Research has already demonstrated the impact of positive and negative social interactions on one’s self-efficacy. In particular, empowering or degrading messages from school teachers may have a significant long-term effect on students’ self- efficacy. This is especially pertinent to students with ADHD symptoms, since they face increased challenges during childhood in school environment. The goals of the present study are to examine the relationships between memories of adults with ADHD and their social support and self-efficacy. 319 participants (253 (79.3%) females) reported their positive and negative memories of ‘good’ and ‘bad’ teachers, as well as current levels of perceived social support, ADHD symptoms’ severity and self-efficacy. Results indicated a serial mediation model, in which the positive and negative memories, family support and peer support mediated the relations between ADHD symptoms and self-efficacy. In addition, ADHD symptoms predicted fewer positive memories, and more negative memories, and social support mediated their relations with self-efficacy.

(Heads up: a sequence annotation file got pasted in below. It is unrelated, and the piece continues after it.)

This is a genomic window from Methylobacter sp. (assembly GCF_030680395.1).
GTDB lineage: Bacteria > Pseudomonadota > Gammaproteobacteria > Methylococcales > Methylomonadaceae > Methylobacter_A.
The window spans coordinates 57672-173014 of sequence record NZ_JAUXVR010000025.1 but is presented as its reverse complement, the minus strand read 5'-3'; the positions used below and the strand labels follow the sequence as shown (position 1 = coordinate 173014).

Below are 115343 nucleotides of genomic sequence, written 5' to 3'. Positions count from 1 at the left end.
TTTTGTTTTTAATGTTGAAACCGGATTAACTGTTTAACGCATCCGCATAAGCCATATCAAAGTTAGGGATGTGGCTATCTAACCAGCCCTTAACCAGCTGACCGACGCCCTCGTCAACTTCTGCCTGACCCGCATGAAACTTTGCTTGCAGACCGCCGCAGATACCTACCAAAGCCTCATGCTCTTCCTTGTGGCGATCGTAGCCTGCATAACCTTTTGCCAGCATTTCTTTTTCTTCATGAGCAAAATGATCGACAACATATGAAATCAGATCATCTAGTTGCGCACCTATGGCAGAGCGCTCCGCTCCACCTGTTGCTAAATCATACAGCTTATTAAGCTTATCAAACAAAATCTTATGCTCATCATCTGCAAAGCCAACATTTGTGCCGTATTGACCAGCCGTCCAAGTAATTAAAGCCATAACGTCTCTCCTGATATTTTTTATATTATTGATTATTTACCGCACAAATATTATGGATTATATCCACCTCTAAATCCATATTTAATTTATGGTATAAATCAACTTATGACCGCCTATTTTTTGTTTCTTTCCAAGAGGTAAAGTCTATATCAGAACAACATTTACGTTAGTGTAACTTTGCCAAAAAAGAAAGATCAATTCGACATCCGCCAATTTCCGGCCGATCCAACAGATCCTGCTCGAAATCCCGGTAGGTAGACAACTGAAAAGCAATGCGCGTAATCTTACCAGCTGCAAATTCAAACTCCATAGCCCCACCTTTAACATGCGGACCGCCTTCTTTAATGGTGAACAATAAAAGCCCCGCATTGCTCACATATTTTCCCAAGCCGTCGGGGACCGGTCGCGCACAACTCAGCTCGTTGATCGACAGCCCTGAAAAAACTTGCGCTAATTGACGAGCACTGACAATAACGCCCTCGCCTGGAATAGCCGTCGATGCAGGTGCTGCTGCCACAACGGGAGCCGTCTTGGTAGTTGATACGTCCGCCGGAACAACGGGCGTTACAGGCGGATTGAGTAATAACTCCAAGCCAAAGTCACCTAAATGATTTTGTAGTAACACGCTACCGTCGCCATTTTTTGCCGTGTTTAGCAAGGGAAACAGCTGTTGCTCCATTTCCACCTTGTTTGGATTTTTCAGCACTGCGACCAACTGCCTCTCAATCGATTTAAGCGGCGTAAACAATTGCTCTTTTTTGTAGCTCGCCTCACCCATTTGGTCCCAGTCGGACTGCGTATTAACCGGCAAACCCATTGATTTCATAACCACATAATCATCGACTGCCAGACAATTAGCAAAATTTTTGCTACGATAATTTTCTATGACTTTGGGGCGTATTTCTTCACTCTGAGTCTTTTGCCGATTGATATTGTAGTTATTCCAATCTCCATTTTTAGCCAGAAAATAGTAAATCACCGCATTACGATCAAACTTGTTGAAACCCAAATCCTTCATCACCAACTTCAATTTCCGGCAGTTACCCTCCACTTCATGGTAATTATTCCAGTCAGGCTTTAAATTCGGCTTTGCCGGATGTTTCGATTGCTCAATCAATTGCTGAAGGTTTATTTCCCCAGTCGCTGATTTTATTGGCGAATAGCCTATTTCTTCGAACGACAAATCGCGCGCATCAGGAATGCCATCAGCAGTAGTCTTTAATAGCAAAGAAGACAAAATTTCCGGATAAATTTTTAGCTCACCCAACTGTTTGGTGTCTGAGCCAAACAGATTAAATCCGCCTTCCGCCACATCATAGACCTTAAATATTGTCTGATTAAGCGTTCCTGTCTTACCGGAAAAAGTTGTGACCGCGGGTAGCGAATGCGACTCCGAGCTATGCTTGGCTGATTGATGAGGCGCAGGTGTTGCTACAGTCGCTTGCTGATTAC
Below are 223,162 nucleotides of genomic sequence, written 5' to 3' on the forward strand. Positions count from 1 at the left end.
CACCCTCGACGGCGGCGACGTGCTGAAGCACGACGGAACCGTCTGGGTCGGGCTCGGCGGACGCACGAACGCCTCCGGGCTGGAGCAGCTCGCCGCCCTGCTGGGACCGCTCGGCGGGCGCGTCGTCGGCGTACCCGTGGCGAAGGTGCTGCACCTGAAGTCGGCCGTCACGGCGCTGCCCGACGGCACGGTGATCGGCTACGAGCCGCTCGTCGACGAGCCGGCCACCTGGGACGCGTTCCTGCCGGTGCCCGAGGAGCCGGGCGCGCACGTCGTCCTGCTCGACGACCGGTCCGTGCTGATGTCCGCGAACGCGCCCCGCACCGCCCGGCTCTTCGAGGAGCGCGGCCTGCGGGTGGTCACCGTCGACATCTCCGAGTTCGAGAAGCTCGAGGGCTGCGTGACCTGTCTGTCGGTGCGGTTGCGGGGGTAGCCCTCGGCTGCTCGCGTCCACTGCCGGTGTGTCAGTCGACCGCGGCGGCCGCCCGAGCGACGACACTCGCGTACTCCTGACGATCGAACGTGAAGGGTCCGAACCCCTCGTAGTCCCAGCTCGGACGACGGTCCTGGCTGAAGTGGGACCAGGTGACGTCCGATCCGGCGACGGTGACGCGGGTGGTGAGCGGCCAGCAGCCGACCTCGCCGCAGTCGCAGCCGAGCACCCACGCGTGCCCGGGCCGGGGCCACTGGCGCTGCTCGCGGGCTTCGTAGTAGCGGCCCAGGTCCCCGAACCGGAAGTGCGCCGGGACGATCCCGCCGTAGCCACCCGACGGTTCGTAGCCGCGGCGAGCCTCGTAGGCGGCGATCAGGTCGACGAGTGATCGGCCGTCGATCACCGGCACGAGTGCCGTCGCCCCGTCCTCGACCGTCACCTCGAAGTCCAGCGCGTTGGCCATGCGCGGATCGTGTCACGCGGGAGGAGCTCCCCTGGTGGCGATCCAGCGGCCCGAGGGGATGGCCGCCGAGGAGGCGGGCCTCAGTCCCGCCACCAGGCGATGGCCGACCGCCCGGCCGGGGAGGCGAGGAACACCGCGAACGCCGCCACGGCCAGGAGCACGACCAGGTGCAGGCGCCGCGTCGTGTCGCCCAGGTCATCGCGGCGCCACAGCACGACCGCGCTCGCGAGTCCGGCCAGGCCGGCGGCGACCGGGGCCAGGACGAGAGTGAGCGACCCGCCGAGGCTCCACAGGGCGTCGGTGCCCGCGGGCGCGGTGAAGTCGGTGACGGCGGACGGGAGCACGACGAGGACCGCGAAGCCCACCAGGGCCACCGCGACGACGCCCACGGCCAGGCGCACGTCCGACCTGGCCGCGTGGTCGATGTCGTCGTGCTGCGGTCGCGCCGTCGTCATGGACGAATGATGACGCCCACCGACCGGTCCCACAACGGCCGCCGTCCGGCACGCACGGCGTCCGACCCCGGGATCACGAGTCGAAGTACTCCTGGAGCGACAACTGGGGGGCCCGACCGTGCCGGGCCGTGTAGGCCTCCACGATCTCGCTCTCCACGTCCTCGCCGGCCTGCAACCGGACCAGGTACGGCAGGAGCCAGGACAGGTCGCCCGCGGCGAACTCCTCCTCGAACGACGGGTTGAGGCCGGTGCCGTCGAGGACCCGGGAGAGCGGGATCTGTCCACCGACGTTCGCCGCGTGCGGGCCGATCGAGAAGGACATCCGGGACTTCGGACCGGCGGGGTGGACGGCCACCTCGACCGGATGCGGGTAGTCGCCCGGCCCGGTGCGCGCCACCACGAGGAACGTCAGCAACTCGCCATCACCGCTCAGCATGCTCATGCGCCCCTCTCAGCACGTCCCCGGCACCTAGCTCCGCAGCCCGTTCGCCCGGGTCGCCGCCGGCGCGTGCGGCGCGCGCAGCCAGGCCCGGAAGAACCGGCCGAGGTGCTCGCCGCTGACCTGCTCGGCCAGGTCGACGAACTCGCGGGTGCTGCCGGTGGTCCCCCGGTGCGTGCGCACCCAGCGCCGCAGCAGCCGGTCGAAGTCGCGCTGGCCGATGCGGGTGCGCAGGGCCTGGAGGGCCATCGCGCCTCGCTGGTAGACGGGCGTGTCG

- social support
- teacher-student interaction